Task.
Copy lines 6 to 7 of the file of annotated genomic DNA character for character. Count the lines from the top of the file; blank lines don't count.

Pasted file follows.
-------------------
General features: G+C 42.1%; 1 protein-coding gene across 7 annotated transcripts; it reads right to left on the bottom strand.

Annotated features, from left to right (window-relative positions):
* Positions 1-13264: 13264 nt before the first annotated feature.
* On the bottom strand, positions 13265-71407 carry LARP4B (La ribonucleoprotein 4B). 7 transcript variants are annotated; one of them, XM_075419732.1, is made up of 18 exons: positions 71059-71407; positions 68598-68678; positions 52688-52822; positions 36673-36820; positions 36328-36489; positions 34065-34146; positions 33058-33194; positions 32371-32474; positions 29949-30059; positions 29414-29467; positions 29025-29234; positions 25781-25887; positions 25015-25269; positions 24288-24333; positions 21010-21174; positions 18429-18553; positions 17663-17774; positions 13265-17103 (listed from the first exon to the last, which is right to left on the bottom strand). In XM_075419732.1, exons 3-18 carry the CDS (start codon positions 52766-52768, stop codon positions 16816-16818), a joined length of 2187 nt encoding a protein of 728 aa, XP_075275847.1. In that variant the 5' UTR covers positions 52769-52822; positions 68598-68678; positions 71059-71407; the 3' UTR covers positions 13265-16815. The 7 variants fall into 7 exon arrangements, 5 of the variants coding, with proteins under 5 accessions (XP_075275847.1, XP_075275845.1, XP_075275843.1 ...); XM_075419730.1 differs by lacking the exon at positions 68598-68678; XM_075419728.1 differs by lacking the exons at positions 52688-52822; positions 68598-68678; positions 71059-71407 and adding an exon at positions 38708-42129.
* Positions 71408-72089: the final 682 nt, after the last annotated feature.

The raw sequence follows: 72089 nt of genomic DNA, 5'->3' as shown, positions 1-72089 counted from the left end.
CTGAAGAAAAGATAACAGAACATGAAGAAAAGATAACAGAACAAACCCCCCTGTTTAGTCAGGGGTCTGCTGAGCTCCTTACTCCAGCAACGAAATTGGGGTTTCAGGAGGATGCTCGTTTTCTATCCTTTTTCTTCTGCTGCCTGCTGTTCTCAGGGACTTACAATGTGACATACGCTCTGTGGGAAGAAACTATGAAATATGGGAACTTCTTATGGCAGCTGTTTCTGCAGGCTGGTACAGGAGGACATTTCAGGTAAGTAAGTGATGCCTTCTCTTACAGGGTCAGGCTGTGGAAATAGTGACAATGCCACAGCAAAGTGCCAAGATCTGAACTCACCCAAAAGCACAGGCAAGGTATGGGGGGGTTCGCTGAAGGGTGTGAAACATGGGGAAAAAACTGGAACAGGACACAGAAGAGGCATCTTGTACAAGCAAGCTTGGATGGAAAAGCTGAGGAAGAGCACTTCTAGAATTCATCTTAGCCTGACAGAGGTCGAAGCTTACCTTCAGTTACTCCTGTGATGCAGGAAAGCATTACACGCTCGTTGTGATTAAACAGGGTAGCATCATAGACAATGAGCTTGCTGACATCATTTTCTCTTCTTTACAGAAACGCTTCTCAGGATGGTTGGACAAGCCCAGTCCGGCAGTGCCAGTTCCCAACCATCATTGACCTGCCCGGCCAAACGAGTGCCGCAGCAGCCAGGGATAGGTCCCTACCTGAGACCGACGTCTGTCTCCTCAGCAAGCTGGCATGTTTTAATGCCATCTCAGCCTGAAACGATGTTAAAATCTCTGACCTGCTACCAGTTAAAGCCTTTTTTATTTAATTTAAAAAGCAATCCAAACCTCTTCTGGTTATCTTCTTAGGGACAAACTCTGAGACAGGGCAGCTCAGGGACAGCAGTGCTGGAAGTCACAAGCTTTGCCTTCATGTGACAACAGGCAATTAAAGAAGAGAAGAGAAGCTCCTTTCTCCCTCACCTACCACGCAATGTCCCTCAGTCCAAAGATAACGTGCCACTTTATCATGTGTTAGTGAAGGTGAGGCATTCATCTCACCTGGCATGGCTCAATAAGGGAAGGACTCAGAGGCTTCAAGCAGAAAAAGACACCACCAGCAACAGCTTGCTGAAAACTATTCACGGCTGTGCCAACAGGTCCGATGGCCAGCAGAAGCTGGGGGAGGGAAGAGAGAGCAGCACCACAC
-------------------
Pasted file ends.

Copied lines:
The raw sequence follows: 72089 nt of genomic DNA, 5'->3' as shown, positions 1-72089 counted from the left end.
CTGAAGAAAAGATAACAGAACATGAAGAAAAGATAACAGAACAAACCCCCCTGTTTAGTCAGGGGTCTGCTGAGCTCCTTACTCCAGCAACGAAATTGGGGTTTCAGGAGGATGCTCGTTTTCTATCCTTTTTCTTCTGCTGCCTGCTGTTCTCAGGGACTTACAATGTGACATACGCTCTGTGGGAAGAAACTATGAAATATGGGAACTTCTTATGGCAGCTGTTTCTGCAGGCTGGTACAGGAGGACATTTCAGGTAAGTAAGTGATGCCTTCTCTTACAGGGTCAGGCTGTGGAAATAGTGACAATGCCACAGCAAAGTGCCAAGATCTGAACTCACCCAAAAGCACAGGCAAGGTATGGGGGGGTTCGCTGAAGGGTGTGAAACATGGGGAAAAAACTGGAACAGGACACAGAAGAGGCATCTTGTACAAGCAAGCTTGGATGGAAAAGCTGAGGAAGAGCACTTCTAGAATTCATCTTAGCCTGACAGAGGTCGAAGCTTACCTTCAGTTACTCCTGTGATGCAGGAAAGCATTACACGCTCGTTGTGATTAAACAGGGTAGCATCATAGACAATGAGCTTGCTGACATCATTTTCTCTTCTTTACAGAAACGCTTCTCAGGATGGTTGGACAAGCCCAGTCCGGCAGTGCCAGTTCCCAACCATCATTGACCTGCCCGGCCAAACGAGTGCCGCAGCAGCCAGGGATAGGTCCCTACCTGAGACCGACGTCTGTCTCCTCAGCAAGCTGGCATGTTTTAATGCCATCTCAGCCTGAAACGATGTTAAAATCTCTGACCTGCTACCAGTTAAAGCCTTTTTTATTTAATTTAAAAAGCAATCCAAACCTCTTCTGGTTATCTTCTTAGGGACAAACTCTGAGACAGGGCAGCTCAGGGACAGCAGTGCTGGAAGTCACAAGCTTTGCCTTCATGTGACAACAGGCAATTAAAGAAGAGAAGAGAAGCTCCTTTCTCCCTCACCTACCACGCAATGTCCCTCAGTCCAAAGATAACGTGCCACTTTATCATGTGTTAGTGAAGGTGAGGCATTCATCTCACCTGGCATGGCTCAATAAGGGAAGGACTCAGAGGCTTCAAGCAGAAAAAGACACCACCAGCAACAGCTTGCTGAAAACTATTCACGGCTGTGCCAACAGGTCCGATGGCCAGCAGAAGCTGGGGGAGGGAAGAGAGAGCAGCACCACAC